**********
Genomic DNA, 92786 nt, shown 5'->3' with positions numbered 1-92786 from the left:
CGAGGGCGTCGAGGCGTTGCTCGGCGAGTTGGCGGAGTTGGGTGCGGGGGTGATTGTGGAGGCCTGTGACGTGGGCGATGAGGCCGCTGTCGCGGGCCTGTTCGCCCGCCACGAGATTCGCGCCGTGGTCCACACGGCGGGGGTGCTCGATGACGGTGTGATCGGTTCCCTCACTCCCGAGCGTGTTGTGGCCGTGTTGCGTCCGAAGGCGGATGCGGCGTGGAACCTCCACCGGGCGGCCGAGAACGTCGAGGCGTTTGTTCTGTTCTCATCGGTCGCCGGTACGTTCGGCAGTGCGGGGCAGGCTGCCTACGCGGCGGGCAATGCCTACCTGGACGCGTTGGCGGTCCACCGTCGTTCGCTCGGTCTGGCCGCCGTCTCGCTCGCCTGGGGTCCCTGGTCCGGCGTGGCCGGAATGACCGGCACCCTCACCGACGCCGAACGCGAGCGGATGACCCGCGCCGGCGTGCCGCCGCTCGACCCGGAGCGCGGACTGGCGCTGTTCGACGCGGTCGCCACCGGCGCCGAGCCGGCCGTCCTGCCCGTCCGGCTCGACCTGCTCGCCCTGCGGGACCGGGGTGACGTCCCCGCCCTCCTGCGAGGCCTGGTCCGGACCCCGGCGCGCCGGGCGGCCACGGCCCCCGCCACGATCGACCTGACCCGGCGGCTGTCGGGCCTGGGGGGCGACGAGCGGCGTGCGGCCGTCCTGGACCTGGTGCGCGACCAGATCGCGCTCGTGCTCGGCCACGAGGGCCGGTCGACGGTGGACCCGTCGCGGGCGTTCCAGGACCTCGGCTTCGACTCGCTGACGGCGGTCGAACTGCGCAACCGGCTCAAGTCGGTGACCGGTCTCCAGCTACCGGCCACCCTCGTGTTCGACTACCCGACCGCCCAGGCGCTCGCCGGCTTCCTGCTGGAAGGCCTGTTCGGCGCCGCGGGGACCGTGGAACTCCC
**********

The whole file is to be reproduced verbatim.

Genomic DNA, 92786 nt, shown 5'->3' with positions numbered 1-92786 from the left:
CGAGGGCGTCGAGGCGTTGCTCGGCGAGTTGGCGGAGTTGGGTGCGGGGGTGATTGTGGAGGCCTGTGACGTGGGCGATGAGGCCGCTGTCGCGGGCCTGTTCGCCCGCCACGAGATTCGCGCCGTGGTCCACACGGCGGGGGTGCTCGATGACGGTGTGATCGGTTCCCTCACTCCCGAGCGTGTTGTGGCCGTGTTGCGTCCGAAGGCGGATGCGGCGTGGAACCTCCACCGGGCGGCCGAGAACGTCGAGGCGTTTGTTCTGTTCTCATCGGTCGCCGGTACGTTCGGCAGTGCGGGGCAGGCTGCCTACGCGGCGGGCAATGCCTACCTGGACGCGTTGGCGGTCCACCGTCGTTCGCTCGGTCTGGCCGCCGTCTCGCTCGCCTGGGGTCCCTGGTCCGGCGTGGCCGGAATGACCGGCACCCTCACCGACGCCGAACGCGAGCGGATGACCCGCGCCGGCGTGCCGCCGCTCGACCCGGAGCGCGGACTGGCGCTGTTCGACGCGGTCGCCACCGGCGCCGAGCCGGCCGTCCTGCCCGTCCGGCTCGACCTGCTCGCCCTGCGGGACCGGGGTGACGTCCCCGCCCTCCTGCGAGGCCTGGTCCGGACCCCGGCGCGCCGGGCGGCCACGGCCCCCGCCACGATCGACCTGACCCGGCGGCTGTCGGGCCTGGGGGGCGACGAGCGGCGTGCGGCCGTCCTGGACCTGGTGCGCGACCAGATCGCGCTCGTGCTCGGCCACGAGGGCCGGTCGACGGTGGACCCGTCGCGGGCGTTCCAGGACCTCGGCTTCGACTCGCTGACGGCGGTCGAACTGCGCAACCGGCTCAAGTCGGTGACCGGTCTCCAGCTACCGGCCACCCTCGTGTTCGACTACCCGACCGCCCAGGCGCTCGCCGGCTTCCTGCTGGAAGGCCTGTTCGGCGCCGCGGGGACCGTGGAACTCCC